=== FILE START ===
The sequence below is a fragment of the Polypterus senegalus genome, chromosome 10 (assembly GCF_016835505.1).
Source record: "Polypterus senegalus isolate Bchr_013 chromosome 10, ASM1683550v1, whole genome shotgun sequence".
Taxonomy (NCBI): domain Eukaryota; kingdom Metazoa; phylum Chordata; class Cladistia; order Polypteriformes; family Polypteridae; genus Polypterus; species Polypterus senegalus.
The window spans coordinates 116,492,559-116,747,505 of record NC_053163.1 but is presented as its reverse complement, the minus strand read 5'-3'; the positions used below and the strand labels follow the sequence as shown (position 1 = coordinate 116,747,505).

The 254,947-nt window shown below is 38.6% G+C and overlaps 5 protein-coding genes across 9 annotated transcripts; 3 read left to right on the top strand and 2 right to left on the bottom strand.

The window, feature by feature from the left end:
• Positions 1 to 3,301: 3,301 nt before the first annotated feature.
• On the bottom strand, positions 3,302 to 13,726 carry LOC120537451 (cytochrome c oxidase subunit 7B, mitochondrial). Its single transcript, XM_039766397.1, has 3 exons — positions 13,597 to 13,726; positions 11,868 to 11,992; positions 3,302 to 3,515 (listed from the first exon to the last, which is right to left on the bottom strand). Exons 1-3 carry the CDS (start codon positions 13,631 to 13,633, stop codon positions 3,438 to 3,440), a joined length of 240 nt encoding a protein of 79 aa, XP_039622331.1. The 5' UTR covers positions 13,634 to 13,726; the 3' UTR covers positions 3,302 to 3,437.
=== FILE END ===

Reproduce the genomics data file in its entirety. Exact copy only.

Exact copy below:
The sequence below is a fragment of the Polypterus senegalus genome, chromosome 10 (assembly GCF_016835505.1).
Source record: "Polypterus senegalus isolate Bchr_013 chromosome 10, ASM1683550v1, whole genome shotgun sequence".
Taxonomy (NCBI): domain Eukaryota; kingdom Metazoa; phylum Chordata; class Cladistia; order Polypteriformes; family Polypteridae; genus Polypterus; species Polypterus senegalus.
The window spans coordinates 116,492,559-116,747,505 of record NC_053163.1 but is presented as its reverse complement, the minus strand read 5'-3'; the positions used below and the strand labels follow the sequence as shown (position 1 = coordinate 116,747,505).

The 254,947-nt window shown below is 38.6% G+C and overlaps 5 protein-coding genes across 9 annotated transcripts; 3 read left to right on the top strand and 2 right to left on the bottom strand.

The window, feature by feature from the left end:
• Positions 1 to 3,301: 3,301 nt before the first annotated feature.
• On the bottom strand, positions 3,302 to 13,726 carry LOC120537451 (cytochrome c oxidase subunit 7B, mitochondrial). Its single transcript, XM_039766397.1, has 3 exons — positions 13,597 to 13,726; positions 11,868 to 11,992; positions 3,302 to 3,515 (listed from the first exon to the last, which is right to left on the bottom strand). Exons 1-3 carry the CDS (start codon positions 13,631 to 13,633, stop codon positions 3,438 to 3,440), a joined length of 240 nt encoding a protein of 79 aa, XP_039622331.1. The 5' UTR covers positions 13,634 to 13,726; the 3' UTR covers positions 3,302 to 3,437.